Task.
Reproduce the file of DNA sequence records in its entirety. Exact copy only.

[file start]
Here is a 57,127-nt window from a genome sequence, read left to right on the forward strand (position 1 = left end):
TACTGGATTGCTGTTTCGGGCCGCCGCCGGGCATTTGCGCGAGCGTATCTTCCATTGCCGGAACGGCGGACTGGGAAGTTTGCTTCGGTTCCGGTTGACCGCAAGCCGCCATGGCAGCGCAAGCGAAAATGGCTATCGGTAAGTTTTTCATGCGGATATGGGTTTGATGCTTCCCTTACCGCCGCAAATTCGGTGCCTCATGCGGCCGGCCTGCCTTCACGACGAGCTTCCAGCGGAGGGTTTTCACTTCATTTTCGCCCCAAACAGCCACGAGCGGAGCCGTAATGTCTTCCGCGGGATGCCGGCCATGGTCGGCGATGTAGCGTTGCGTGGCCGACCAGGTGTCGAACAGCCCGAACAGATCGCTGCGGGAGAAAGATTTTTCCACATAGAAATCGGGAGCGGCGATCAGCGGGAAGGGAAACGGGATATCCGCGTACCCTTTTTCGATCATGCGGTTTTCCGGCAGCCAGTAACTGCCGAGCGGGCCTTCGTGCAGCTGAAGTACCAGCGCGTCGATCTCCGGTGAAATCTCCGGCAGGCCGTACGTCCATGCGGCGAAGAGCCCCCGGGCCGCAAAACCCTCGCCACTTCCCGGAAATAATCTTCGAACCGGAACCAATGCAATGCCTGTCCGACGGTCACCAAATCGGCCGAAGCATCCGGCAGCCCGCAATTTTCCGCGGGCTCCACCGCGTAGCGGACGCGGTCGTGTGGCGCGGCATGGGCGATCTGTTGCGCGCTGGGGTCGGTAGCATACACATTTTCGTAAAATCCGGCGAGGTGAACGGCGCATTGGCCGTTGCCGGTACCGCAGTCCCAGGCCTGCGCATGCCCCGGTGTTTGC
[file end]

Here is a 57,127-nt window from a genome sequence, read left to right on the forward strand (position 1 = left end):
TACTGGATTGCTGTTTCGGGCCGCCGCCGGGCATTTGCGCGAGCGTATCTTCCATTGCCGGAACGGCGGACTGGGAAGTTTGCTTCGGTTCCGGTTGACCGCAAGCCGCCATGGCAGCGCAAGCGAAAATGGCTATCGGTAAGTTTTTCATGCGGATATGGGTTTGATGCTTCCCTTACCGCCGCAAATTCGGTGCCTCATGCGGCCGGCCTGCCTTCACGACGAGCTTCCAGCGGAGGGTTTTCACTTCATTTTCGCCCCAAACAGCCACGAGCGGAGCCGTAATGTCTTCCGCGGGATGCCGGCCATGGTCGGCGATGTAGCGTTGCGTGGCCGACCAGGTGTCGAACAGCCCGAACAGATCGCTGCGGGAGAAAGATTTTTCCACATAGAAATCGGGAGCGGCGATCAGCGGGAAGGGAAACGGGATATCCGCGTACCCTTTTTCGATCATGCGGTTTTCCGGCAGCCAGTAACTGCCGAGCGGGCCTTCGTGCAGCTGAAGTACCAGCGCGTCGATCTCCGGTGAAATCTCCGGCAGGCCGTACGTCCATGCGGCGAAGAGCCCCCGGGCCGCAAAACCCTCGCCACTTCCCGGAAATAATCTTCGAACCGGAACCAATGCAATGCCTGTCCGACGGTCACCAAATCGGCCGAAGCATCCGGCAGCCCGCAATTTTCCGCGGGCTCCACCGCGTAGCGGACGCGGTCGTGTGGCGCGGCATGGGCGATCTGTTGCGCGCTGGGGTCGGTAGCATACACATTTTCGTAAAATCCGGCGAGGTGAACGGCGCATTGGCCGTTGCCGGTACCGCAGTCCCAGGCCTGCGCATGCCCCGGTGTTTGC